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2018 NFL Draft S Rankings

By Jim Johnson
SouthernPigskin.com
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Ranking the draftable safety prospects from the 2018 class, out of Southern Pigskin's coverage area.

These rankings are comprised of what are the draftable/PFA worthy prospects from our coverage area here at Southern Pigskin -- the ACC, SEC, Sun Belt, and SoCon.

These rankings include a basic rundown of strengths and weaknesses, from the pre-combine rankings, plus new round projections, player comparisons, and a more in-depth summation of my personal opinion on each respective player.

Starting with the quarterbacks, they will be released one day at a time until all of the position groups are up. After that, they will be easily found in a comprehensive database from a homepage that includes an updated mock draft.

QB | RB | WR | TE | OT | IOL (OG/C) | EDGE (DE/3-4 OLB) | DL | LB | CB | S

SAFETIES

1. Derwin James, Florida State: 6’2, 215

Strengths: Exceeds every physical attribute one could ask for. Super versatile. Big and athletic enough to cover tight ends from the slot. Elite ball skills. High end run stopping safety coming up near the line of scrimmage, where he has added value as a pure pass rush option. Sure tackler. A natural at the position with great overall feel and instincts. Almost always in the right place and usually making the play.

Weaknesses: Has the tools but zone coverage skills need work, not reliable as single high safety.

Player Comparison: Draymond Green, but football

IMO: After being arguably the best safety in the country as a freshman, James suffered a moderate sophomore slump (he was still really good), before missing the latter half of the season with an injury. In 2017, he was back and better than ever, retaking his throne as college football’s best safety. He’s good at everything, his mockdraftable profile is basically just a perfectly blue nonagon, and he’s got the alpha dog demeanor that you just can’t teach. In the league, he’ll still be at his best near the line of scrimmage, playing the run, covering slot receivers or tight ends, and occasionally using what appear to be genuinely translatable pass rush skills. He can drop into a split safety role, as well. Here’s hoping that whoever gets James will appreciate his versatility and deploy him in ways that will torture offensive coordinators ad infinitum.

Round Grade: Early 1st

2. Minkah Fitzpatrick, Alabama: 6’0, 204

Strengths: A special athlete, as versatile as they come. Rangy enough to be left alone in single high, even as he continues to grow into the position. Upper echelon ball skills with the added bonus of being a weapon with it in his hands. Plenty of experience as a slot corner at Alabama, can step right in and defend tight ends or receivers from the inside better than most true corner prospects. Plus in run support and has even shown prowess as a pure pass rusher.

Weaknesses: Played all over the field for Alabama but never had the chance to fully develop as either a corner or safety -- still gaining awareness.

Player Comparison: peak Malcolm Jenkins

IMO: Lately, Fitzpatrick has started to slip down some draft boards because of the sort of positionless role he took on at Alabama. Yet, as versatile as Derwin James was and is, Fitzpatrick is right there with him. It’s not as if he was just good at everything, but not great at anything. He was great at everything. Admittedly, he’s still developing his awareness at each spot which could see him be more mistake prone, early on, but he has shown the ability to excel all over the field. Maybe he ends up as a true outside cornerback, but I think his greatest value lies within his versatility. Then again, if teams are patient with him on the boundary, he has high end shutdown corner potential. Picking between James and Fitzpatrick was a nightmare, but I went with James because of his experience in one role. Fitzpatrick moved all over the place and showed great adaptability which is another point in his favor, but I could see him taking longer to reach his full potential because of it. There’s still no good reason for him to fall further than the top quarter of the first round.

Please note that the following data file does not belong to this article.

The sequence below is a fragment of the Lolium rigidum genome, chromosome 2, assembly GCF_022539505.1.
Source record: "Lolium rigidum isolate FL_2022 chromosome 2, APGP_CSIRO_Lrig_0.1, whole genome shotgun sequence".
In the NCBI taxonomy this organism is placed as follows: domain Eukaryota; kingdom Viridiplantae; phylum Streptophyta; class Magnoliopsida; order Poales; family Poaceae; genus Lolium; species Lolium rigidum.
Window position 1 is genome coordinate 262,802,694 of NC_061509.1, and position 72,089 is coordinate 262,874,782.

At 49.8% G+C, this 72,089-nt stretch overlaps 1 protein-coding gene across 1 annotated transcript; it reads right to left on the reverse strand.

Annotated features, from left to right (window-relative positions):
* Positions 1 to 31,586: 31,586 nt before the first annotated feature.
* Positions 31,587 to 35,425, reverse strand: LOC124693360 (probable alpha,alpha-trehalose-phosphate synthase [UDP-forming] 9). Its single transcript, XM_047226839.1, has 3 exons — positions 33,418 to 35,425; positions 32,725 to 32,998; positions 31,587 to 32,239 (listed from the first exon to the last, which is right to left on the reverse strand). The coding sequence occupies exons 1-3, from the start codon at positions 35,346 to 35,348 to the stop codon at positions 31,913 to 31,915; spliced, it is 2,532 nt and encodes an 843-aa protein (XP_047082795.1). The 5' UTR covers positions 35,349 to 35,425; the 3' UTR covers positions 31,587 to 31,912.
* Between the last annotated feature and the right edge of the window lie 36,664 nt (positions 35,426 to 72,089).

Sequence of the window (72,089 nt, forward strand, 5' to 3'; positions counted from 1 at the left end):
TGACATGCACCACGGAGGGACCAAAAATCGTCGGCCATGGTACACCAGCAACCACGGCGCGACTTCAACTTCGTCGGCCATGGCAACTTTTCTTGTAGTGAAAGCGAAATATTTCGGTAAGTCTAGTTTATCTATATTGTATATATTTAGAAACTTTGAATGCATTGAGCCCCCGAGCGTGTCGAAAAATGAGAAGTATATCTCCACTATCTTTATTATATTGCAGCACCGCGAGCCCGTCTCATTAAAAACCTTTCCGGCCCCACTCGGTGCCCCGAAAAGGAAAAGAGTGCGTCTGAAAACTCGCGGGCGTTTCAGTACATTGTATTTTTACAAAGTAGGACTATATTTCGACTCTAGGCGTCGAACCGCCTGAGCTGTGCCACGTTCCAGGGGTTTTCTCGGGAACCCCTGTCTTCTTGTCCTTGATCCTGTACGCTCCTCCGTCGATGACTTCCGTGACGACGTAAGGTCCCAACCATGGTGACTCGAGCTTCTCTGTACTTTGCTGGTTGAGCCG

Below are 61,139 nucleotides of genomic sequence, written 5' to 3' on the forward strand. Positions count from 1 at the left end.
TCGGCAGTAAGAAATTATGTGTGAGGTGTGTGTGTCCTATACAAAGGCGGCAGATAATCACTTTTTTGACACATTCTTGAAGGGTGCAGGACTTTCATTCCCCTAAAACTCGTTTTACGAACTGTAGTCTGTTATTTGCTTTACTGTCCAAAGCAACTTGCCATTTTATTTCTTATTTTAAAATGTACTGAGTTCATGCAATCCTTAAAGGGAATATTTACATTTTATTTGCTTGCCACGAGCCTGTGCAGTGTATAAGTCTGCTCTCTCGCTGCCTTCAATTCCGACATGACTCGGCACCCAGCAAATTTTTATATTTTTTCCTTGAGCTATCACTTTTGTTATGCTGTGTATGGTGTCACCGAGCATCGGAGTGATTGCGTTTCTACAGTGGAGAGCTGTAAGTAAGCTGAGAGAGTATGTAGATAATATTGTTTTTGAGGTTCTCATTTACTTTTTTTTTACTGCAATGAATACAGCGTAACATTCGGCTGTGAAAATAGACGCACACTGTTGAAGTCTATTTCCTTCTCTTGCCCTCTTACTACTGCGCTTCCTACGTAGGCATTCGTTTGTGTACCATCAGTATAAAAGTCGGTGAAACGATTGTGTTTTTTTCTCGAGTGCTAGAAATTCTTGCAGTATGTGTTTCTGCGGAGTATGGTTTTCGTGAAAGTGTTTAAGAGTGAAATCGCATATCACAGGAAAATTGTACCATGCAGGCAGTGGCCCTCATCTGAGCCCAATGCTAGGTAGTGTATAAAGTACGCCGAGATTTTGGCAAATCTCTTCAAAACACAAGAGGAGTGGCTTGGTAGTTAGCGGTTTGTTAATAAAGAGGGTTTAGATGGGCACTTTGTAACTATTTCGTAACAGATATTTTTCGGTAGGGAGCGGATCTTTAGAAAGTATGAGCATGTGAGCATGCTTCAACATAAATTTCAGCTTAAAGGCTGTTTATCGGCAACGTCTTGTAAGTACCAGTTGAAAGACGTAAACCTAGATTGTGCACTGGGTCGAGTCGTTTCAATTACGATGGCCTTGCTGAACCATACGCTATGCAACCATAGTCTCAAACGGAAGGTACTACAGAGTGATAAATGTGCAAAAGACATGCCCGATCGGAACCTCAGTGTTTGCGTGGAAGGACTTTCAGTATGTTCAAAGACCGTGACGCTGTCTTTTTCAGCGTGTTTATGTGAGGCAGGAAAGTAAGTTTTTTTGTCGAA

Round Grade: Early 1st

3. Ronnie Harrison, Alabama: 6’2, 207

Strengths: An absolute physical specimen -- ideal size-speed combo. Experienced high safety with good feel for zone, closes well. Good ball skills. Physical, effective run stopper. Very reliable tackler with a penchant for laying down big hits. Has pass rush ability. Good general feel for the position, does his job and does it well.

Weaknesses: Not really an option to cover receivers from the slot, despite physical tools.

Player Comparison: D.J. Swearinger

IMO: Harrison may be underappreciated because he wasn’t even the best safety on his own team. In another draft, however, that didn’t have two super freaks like James and Fitzpatrick, Harrison would be the talk of the position group. Even at Alabama, because of how Fitzpatrick, and really that entire group of super versatile defensive backs, was used, Harrison may not have been as good as he can be, which is terrifying. In the NFL, where he can still play closer to the box in run support and cover tight ends, and not have to take reps as the lone safety, he has serious star potential. He can’t cover slot receivers like the other two, but he’s not far behind in any other respect. The league is moving more towards these multifaceted chess pieces, and everyone is taken with Fitzpatrick and James (with good reason), but Harrison fits that mold, too.